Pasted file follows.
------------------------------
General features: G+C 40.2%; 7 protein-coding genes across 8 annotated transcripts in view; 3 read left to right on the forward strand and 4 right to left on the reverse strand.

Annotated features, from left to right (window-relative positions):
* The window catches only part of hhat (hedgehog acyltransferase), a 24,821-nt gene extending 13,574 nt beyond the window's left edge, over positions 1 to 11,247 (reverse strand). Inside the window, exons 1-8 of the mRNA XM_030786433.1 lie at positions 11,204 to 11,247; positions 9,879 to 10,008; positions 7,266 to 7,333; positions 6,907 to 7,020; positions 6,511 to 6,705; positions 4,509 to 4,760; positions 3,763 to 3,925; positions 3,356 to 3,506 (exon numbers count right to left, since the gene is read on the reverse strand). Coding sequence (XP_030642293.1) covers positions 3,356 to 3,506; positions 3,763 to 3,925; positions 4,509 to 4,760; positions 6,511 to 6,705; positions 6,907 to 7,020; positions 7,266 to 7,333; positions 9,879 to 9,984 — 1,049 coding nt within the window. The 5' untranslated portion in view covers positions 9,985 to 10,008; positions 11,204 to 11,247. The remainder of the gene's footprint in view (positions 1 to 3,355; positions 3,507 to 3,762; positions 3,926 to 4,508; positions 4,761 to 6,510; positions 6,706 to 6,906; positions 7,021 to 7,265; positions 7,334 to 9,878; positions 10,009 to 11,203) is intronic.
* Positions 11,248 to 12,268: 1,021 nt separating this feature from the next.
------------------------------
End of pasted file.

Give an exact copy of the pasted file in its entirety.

General features: G+C 40.2%; 7 protein-coding genes across 8 annotated transcripts in view; 3 read left to right on the forward strand and 4 right to left on the reverse strand.

Annotated features, from left to right (window-relative positions):
* The window catches only part of hhat (hedgehog acyltransferase), a 24,821-nt gene extending 13,574 nt beyond the window's left edge, over positions 1 to 11,247 (reverse strand). Inside the window, exons 1-8 of the mRNA XM_030786433.1 lie at positions 11,204 to 11,247; positions 9,879 to 10,008; positions 7,266 to 7,333; positions 6,907 to 7,020; positions 6,511 to 6,705; positions 4,509 to 4,760; positions 3,763 to 3,925; positions 3,356 to 3,506 (exon numbers count right to left, since the gene is read on the reverse strand). Coding sequence (XP_030642293.1) covers positions 3,356 to 3,506; positions 3,763 to 3,925; positions 4,509 to 4,760; positions 6,511 to 6,705; positions 6,907 to 7,020; positions 7,266 to 7,333; positions 9,879 to 9,984 — 1,049 coding nt within the window. The 5' untranslated portion in view covers positions 9,985 to 10,008; positions 11,204 to 11,247. The remainder of the gene's footprint in view (positions 1 to 3,355; positions 3,507 to 3,762; positions 3,926 to 4,508; positions 4,761 to 6,510; positions 6,706 to 6,906; positions 7,021 to 7,265; positions 7,334 to 9,878; positions 10,009 to 11,203) is intronic.
* Positions 11,248 to 12,268: 1,021 nt separating this feature from the next.